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Thursday, January 13, 2011

ASK THE DOG TRAINER, with Terry Lynn Cuyler: Dealing with Little Dog Attacks on the Walk

by Terry Lynn Cuyler, APDT, CPDT-KA
(c) courtesy Barbara K.
Even the Sweetest Dog
Can be Protective or Aggressive
Dear Terry:

While walking my two dogs today we were attacked out of nowhere by a vicious little Yorkie. My 60 pound setter is quite submissive and the attack was focused on her, while my Pomeranian mix just barked at them both to "stop it".

There was no contest between the two in the fight and my Irish girl was backing away and just defending herself, thank goodness. My question involves how to best manage two dogs when one is being attacked. I couldn't let go of the little one's leash or he would have gotten into it. It was tough to keep him separated from the other two.

Finally, the owner ran outside and scooped up her little terrier. She explained that her dog had been attacked as a puppy by a large dog and is now very aggressive toward any dog that is bigger than her. She called it 'little dog syndrome'.

She apologized and there was no harm done, but I hope you can give me with some tips on dealing with this whenever it happens again. That little terrier attacked completely without warning; we did not see her in advance. I did not have a chance to intervene and send her away. That has worked for me in the past but I did not get a chance to do it this time. Your advice would be greatly appreciated.

Dear Amy:

There are several suggestions for walking your dog safely when there are loose, not-too-friendly dogs about on your walk.  As a start you can make sure your dog is walking close to you where you have more control. He will feel more protected and you can scoop him up if needed or bring him right to your side if he's too big to pick up.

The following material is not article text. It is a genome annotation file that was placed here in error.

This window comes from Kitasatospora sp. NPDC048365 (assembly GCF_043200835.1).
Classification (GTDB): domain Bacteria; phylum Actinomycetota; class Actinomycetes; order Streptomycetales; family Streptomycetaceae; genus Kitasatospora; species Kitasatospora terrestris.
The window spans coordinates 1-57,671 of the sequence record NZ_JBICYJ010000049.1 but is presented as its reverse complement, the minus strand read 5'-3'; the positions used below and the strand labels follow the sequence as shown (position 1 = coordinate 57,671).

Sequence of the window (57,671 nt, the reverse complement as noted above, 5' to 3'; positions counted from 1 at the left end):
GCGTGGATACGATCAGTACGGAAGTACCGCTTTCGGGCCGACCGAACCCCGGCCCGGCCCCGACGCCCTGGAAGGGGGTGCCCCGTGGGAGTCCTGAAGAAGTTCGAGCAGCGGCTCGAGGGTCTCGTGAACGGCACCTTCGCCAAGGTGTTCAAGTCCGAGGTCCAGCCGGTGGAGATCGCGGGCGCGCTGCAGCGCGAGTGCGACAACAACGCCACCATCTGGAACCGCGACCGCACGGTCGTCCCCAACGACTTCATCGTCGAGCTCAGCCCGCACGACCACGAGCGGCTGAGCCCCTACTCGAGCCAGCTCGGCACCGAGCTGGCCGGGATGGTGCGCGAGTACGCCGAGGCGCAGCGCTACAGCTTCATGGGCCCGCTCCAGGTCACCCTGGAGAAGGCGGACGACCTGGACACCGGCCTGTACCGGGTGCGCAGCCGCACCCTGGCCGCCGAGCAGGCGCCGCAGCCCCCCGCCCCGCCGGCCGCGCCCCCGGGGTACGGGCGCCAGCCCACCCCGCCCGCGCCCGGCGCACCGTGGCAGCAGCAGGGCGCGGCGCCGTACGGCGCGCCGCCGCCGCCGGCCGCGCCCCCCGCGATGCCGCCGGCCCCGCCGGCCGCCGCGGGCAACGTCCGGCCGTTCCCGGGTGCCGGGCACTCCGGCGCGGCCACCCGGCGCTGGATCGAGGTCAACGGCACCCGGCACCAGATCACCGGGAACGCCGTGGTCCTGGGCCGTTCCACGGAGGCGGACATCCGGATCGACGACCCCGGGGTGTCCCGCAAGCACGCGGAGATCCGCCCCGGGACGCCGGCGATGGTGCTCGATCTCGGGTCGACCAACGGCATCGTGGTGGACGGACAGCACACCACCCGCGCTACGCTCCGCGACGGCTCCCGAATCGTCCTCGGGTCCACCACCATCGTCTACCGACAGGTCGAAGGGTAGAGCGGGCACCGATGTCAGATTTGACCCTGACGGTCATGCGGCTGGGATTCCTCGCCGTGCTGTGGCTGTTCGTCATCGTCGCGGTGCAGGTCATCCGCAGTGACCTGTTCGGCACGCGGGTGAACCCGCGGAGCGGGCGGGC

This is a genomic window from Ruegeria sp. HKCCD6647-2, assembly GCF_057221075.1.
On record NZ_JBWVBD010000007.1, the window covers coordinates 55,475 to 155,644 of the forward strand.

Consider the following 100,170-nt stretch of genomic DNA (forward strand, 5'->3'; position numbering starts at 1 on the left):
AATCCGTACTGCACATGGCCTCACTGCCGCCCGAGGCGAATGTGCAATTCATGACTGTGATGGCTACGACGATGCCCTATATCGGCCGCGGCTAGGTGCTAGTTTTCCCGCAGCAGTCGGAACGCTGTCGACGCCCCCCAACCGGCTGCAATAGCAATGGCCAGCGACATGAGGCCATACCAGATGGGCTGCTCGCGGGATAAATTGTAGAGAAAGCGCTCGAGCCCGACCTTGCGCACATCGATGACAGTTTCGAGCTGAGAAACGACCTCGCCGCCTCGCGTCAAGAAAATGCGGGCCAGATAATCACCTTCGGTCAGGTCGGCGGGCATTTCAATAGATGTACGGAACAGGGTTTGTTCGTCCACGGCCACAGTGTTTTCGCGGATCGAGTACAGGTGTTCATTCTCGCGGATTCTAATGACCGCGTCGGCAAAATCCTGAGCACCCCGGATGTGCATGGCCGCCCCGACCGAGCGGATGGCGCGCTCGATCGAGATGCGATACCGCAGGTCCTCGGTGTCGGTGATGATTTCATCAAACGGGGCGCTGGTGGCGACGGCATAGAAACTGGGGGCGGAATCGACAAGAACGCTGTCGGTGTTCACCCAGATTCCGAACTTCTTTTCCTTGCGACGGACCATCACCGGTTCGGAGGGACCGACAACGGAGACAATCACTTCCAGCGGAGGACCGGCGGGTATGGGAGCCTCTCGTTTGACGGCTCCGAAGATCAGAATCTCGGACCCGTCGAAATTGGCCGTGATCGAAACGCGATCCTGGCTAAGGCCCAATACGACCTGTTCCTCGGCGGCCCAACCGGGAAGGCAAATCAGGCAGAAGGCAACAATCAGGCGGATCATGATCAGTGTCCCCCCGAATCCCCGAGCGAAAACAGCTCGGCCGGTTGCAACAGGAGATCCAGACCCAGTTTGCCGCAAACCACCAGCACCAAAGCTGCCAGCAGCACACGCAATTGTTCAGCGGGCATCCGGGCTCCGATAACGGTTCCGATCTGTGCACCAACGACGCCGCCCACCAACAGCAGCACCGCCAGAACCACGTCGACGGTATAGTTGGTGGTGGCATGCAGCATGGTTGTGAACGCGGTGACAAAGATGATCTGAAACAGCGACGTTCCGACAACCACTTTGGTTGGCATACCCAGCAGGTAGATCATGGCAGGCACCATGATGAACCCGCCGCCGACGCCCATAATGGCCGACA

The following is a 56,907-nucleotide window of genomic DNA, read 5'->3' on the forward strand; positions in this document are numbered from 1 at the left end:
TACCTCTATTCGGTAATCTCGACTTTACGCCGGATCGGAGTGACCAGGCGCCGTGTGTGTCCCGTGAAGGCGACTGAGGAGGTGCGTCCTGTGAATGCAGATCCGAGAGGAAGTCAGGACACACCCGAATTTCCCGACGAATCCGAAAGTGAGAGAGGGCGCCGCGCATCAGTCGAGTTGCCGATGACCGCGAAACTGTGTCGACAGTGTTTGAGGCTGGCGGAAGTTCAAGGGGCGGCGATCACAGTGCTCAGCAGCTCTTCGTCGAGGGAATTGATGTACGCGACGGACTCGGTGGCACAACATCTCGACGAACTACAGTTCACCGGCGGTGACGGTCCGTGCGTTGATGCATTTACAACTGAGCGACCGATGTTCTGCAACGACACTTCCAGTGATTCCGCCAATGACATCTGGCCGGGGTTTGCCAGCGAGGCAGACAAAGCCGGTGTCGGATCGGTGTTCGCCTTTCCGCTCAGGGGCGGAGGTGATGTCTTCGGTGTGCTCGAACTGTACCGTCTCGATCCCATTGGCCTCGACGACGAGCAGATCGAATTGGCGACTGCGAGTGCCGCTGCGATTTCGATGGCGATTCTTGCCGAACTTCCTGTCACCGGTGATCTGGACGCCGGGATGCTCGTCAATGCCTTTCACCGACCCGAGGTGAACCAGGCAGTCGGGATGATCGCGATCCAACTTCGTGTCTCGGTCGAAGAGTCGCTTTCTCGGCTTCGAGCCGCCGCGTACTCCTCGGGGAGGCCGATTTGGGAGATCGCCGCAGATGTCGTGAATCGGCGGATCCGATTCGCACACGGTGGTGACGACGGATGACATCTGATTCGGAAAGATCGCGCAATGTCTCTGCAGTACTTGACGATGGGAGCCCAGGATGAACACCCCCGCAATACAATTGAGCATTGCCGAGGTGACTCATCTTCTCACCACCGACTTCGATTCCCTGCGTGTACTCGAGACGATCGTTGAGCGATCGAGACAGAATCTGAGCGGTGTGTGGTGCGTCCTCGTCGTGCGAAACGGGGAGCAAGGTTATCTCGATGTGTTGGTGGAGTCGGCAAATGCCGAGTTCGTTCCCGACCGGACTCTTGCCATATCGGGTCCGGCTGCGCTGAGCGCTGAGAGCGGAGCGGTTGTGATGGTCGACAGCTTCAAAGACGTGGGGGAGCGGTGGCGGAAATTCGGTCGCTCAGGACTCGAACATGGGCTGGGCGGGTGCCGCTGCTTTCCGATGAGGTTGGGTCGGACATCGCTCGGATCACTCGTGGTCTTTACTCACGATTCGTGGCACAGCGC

Try to maintain your own calm, as difficult as I know that is and take deep breaths. Speak deep and low as possible; use your Darth Vader voice, not a scream.  Turn sideways to the oncoming dog which lessens the threat to them and is likely to turn them away.  

Teach YOUR dog to look at you on command because that also helps him feel comfortable and makes him less threatening to another dog.  Carrying a few treats in your pocket that you can toss out at the other dog can keep them busy while you turn away. If you have had many loose dogs coming up to you, I would look into carrying one of the citronella sprays or air blast sprays that can act as a deterrent, but are not harmful.  

Last, if this occurs often, do not hesitate to call your local animal services and let them know about the menace.  If these dogs are coming after you and your dogs, they are a danger to other citizens and children as well.  They need to be contained in a more consistent manner. 

Terry, the Paws Prof

Our ASK THE DOG TRAINER Column can be reached at

For more information on Terry Lynn Cuyler and her training, you may find her at Paws Prof

A personal appointment with a trainer will likely provide more specific information on your dog's issues and your questions.

The PawsProf's advice does not replace an actual consultation with a qualified trainer.

Thanks to Barbara K. for providing the picture of Buddy, our cover model for today. Isn't he adorable? Barbara's hobby is taking photos of Buddy in various poses and costumes, but thank goodness he's not a terror.
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